Housing affordability is perhaps the most pressing challenge for Australia at this time. While high fuel prices are very much in the forefront, along with grocery prices and inflation generally, it is housing which presents the most fundamental dilemma. If a person’s residential status is secure, other challenges such as fuel and food can be confronted with greater confidence. Take away that security and everything else becomes so much more difficult.
While there has been a lot of focus on the undersupply of housing as a primary cause of the affordability crisis, there seems to be a reluctance to acknowledge the impact of high taxes and charges and user pays levies as causes for that shortage of supply. Ten years ago, those levies did not exist. Ten years ago there was no G.S.T. Of course those things make housing more expensive. Adding insult to injury is the fact that the G.S.T. is calculated on the price including those levies, which is in fact a tax on a tax.
The root of the problem is simple. It is the so called user pays principle which has seen the introduction of developer levies to pay for infrastructure and services which were once paid for by the public purse. The truth is that “user pays” is a con. The user already pays! We already pay our rates and taxes, and yet this all pervasive philosophy means that we also have to stump up for levies and charges which never existed before. It is the same scam which sees us paying an increasing number of tolls to use roads and bridges which should have been built by the tax payer.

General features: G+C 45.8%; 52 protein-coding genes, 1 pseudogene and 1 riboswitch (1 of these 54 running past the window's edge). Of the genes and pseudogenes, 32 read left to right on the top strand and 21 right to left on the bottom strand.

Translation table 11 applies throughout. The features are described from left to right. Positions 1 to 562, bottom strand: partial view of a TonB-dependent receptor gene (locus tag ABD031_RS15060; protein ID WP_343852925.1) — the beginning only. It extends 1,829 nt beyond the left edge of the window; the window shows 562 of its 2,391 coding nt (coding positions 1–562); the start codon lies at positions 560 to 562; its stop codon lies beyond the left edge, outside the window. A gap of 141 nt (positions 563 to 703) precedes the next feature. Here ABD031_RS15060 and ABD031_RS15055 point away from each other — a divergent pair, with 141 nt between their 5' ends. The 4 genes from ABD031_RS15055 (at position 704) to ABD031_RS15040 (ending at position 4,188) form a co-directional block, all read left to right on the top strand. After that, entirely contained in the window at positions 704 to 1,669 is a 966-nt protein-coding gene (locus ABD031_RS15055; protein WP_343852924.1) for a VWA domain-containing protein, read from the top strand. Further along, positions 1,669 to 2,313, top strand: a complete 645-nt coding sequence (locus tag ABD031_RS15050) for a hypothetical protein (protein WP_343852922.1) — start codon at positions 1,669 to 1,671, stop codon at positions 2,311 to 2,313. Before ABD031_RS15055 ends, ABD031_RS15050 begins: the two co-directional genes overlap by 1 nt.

Economic rationalism has delivered an economic environment where as much of the cost as possible is shifted to the end user to increase the bottom line at the top end. The result is that the pockets of the ordinary consumer are tapped until they are dry. And that is what we are now witnessing. As the cost of fuel, food, and housing goes up, ordinary people are finding that they have been bled dry.
The brave new world of economic rationalism has been designed so that the people serve the system, without the system properly serving the people. History tells us that any economic system which fails to sustain its general population is doomed to fail. Unless we ensure that ordinary everyday people can afford secure housing, it will be impossible to tackle the other challenges looming on the economic horizon.